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Final Activity Report Summary - NEURAL CIRCUIT (Combining genetic, physiological and viral tracing methods to understand the structure and function of neural circuits)

Our scientific goal was to combine different disciplines including mouse genetics, viral tracing, molecular biology, electrophysiology and two-photon imaging to understand the structure and function of local circuits in the mammalian retina and to use this knowledge to restore visual function in retinal degeneration. Firstly, we identified an approach-sensitive ganglion cell type in the mouse retina (Nature Neuroscience, 2009a), resolved elements of its afferent neural circuit, and described how these confer approach sensitivity on the ganglion cell. The key point was that a neuronal type can perform very different computations depending on the state of the circuit. Another circuit we investigated was that of the intrinsically photosensitive, melanopsin-containing retinal ganglion cells (ipRGCs), which control important physiological processes including the circadian rhythm, pupillary reflex and suppression of locomotor behaviour.

With the use of transsynaptic pseudorabies viruses (PRVs), we traced the local circuit of different ipRGC subtypes in the mouse retina (Current Biology, 2007). Our discovery that dopaminergic amacrine cells are synaptically connected to ipRGCs provided a circuitry link between the control of light-dark circuit-adaptation and ipRGC function. We then investigated how circuit computations develop in the retina. We followed the spatial distribution of synaptic strengths between starburst and directional selective cells during early postnatal development (Nature, accepted for publication, 2010). We showed that asymmetry develops rapidly over a 2-day period through an intermediate state in which random or symmetric synaptic connections have been established. The development of asymmetry involves the spatially selective reorganization of inhibitory synaptic inputs.

Our work demonstrated a rapid developmental switch from a symmetric to asymmetric input distribution for inhibition in the neural circuit of a principal cell. Secondly, in order to restore visual function in animal models of retinitis pigmentosa we expressed light-sensitive genes in identified retinal cell types. We showed that expression of archaebacterial halorhodopsin in light-insensitive cones can substitute for the native phototransduction cascade and restore their light sensitivity in mouse models of retinitis pigmentosa (Science, 2010). Resensitized photoreceptors activate all retinal cone pathways, drive sophisticated retinal circuit functions including directional selectivity, activate cortical circuits, and mediate visually guided behaviours. Using human ex vivo retinas, we showed that halorhodopsin can reactivate light-insensitive human photoreceptors.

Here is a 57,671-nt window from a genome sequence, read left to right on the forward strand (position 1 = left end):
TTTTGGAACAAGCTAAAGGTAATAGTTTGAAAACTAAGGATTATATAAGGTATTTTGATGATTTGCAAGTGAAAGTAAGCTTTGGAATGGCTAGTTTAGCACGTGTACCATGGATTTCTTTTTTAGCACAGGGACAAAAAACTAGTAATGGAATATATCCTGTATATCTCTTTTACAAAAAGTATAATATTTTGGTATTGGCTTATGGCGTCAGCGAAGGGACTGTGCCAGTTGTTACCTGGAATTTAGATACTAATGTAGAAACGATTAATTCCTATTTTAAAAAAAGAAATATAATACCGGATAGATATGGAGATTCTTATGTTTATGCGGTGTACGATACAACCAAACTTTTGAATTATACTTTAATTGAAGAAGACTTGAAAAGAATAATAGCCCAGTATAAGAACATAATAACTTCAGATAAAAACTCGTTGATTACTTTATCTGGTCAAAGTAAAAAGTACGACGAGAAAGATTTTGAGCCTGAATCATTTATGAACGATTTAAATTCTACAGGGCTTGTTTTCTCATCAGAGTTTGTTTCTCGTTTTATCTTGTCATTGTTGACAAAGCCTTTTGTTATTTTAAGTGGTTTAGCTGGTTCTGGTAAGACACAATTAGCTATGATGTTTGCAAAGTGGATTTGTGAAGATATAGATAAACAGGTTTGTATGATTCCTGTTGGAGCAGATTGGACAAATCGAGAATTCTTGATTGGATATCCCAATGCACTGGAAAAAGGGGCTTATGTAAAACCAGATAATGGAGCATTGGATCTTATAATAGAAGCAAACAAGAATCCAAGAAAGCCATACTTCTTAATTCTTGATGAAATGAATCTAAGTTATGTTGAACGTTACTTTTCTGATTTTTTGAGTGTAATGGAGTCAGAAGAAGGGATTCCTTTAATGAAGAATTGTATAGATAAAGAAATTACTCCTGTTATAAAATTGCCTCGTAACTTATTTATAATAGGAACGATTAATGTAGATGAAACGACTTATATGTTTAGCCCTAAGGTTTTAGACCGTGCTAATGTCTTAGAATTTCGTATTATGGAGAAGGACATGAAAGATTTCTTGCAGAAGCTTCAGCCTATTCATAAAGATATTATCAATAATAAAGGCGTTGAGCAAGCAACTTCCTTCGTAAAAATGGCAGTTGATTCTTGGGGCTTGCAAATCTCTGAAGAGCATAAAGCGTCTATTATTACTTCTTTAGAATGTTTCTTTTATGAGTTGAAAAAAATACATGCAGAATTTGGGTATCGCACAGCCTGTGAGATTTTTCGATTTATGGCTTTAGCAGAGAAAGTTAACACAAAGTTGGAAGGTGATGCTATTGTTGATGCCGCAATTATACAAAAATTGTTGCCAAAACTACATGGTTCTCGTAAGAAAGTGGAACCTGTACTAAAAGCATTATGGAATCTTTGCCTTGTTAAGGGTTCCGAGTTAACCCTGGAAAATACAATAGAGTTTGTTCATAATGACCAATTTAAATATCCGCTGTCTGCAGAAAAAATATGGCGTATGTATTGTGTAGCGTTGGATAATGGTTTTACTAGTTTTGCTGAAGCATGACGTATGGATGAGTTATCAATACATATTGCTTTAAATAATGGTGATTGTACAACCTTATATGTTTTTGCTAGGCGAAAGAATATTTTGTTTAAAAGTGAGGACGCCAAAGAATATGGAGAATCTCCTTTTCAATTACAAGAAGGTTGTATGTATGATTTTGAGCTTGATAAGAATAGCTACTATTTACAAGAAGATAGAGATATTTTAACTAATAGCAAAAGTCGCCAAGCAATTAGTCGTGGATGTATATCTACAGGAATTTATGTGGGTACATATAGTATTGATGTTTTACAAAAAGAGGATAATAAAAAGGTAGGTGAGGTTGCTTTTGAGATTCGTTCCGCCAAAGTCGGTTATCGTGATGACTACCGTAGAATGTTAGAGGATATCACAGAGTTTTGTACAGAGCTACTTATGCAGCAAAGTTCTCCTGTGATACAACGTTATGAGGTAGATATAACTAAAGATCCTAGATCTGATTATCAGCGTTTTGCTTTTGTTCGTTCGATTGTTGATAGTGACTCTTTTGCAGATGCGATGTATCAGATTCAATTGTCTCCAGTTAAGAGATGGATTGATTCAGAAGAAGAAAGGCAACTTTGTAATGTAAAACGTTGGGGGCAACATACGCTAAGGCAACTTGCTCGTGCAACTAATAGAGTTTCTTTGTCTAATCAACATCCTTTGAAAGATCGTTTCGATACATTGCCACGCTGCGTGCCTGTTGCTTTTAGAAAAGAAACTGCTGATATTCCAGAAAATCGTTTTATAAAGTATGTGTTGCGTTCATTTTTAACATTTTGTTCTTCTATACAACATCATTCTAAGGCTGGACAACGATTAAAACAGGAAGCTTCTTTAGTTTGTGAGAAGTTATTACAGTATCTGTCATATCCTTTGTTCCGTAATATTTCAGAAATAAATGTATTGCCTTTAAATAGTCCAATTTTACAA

As another approach, we genetically targeted a light-activated cation channel, channelrhodopsin-2, to second-order neurons, ON bipolar cells (Nature Neuroscience, 2008). In the absence of 'classical' photoreceptors, we found that ON bipolar cells that were engineered to be photosensitive induced light-evoked spiking activity in ganglion cells. The rescue of light sensitivity was selective to the ON circuits that would naturally respond to increases in brightness. Thirdly, our unbiased large-scale screen for GFP-labelled retinal cell types resulted in finding ~100 mouse lines with cell type- or retinal stratum-specific GFP expression, bright enough to perform two-photon laser targeted electrophysiological recordings. As a result (Nature Neuroscience, 2009b), we can now specifically target different cell types for recordings. We also described a set of PRV viruses (Nature Methods, 2009) with different molecular tools, which are helpful for tracing circuits across many synapses. Finally, we studied the changes in gene expression in identified cell types during light and dark adaptation, and analysed the functional consequences of such changes. We have identified microRNAs regulated by different light levels in the mouse retina, independent of the circadian time (Cell, 2010).

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